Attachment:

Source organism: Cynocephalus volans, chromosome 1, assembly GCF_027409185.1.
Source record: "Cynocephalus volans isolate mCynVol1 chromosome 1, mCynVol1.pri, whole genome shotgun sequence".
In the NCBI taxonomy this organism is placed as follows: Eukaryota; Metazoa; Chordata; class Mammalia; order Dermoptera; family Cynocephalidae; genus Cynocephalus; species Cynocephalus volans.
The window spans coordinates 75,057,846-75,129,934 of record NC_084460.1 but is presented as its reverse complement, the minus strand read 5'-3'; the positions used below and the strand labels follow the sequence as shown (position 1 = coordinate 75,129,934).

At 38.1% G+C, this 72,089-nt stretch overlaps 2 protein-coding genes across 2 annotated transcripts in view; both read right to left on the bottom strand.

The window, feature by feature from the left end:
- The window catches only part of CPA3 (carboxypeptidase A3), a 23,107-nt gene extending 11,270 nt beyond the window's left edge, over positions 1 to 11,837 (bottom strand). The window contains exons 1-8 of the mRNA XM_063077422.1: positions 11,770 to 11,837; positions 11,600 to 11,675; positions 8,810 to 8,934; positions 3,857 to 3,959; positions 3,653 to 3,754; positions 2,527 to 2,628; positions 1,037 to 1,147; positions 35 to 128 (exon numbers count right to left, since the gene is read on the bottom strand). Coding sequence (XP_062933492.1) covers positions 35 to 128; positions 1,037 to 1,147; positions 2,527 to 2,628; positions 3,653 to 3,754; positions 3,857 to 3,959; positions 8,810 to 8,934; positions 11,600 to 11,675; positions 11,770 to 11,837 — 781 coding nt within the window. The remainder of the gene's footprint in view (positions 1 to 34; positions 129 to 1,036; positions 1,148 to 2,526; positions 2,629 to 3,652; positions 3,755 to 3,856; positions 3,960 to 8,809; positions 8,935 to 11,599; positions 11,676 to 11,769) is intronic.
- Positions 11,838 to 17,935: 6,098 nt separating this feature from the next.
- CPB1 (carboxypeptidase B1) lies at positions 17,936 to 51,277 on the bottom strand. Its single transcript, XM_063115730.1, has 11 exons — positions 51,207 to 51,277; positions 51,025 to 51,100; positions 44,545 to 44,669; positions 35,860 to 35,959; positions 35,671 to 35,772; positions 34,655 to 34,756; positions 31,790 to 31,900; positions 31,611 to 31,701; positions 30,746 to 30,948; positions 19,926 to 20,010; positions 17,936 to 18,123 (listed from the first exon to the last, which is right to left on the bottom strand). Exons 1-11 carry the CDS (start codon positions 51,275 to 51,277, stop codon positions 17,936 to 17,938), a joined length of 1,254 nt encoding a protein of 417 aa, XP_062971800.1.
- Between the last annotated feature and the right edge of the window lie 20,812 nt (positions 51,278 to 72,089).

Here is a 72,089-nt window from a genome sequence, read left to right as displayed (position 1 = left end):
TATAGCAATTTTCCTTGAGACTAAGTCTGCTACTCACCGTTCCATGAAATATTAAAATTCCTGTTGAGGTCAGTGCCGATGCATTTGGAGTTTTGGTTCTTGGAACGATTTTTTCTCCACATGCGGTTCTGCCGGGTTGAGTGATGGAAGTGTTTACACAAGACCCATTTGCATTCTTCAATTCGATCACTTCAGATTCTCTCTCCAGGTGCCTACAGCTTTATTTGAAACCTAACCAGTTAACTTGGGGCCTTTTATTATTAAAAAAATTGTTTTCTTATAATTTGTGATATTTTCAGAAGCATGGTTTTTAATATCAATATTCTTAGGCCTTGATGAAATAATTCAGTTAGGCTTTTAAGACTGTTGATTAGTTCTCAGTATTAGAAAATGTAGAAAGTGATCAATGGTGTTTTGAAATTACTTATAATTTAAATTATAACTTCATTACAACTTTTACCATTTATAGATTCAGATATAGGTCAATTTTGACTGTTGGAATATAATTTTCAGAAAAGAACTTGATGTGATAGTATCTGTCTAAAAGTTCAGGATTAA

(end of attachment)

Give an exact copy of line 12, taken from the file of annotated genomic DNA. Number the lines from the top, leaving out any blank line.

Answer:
TATAGCAATTTTCCTTGAGACTAAGTCTGCTACTCACCGTTCCATGAAATATTAAAATTCCTGTTGAGGTCAGTGCCGATGCATTTGGAGTTTTGGTTCTTGGAACGATTTTTTCTCCACATGCGGTTCTGCCGGGTTGAGTGATGGAAGTGTTTACACAAGACCCATTTGCATTCTTCAATTCGATCACTTCAGATTCTCTCTCCAGGTGCCTACAGCTTTATTTGAAACCTAACCAGTTAACTTGGGGCCTTTTATTATTAAAAAAATTGTTTTCTTATAATTTGTGATATTTTCAGAAGCATGGTTTTTAATATCAATATTCTTAGGCCTTGATGAAATAATTCAGTTAGGCTTTTAAGACTGTTGATTAGTTCTCAGTATTAGAAAATGTAGAAAGTGATCAATGGTGTTTTGAAATTACTTATAATTTAAATTATAACTTCATTACAACTTTTACCATTTATAGATTCAGATATAGGTCAATTTTGACTGTTGGAATATAATTTTCAGAAAAGAACTTGATGTGATAGTATCTGTCTAAAAGTTCAGGATTAA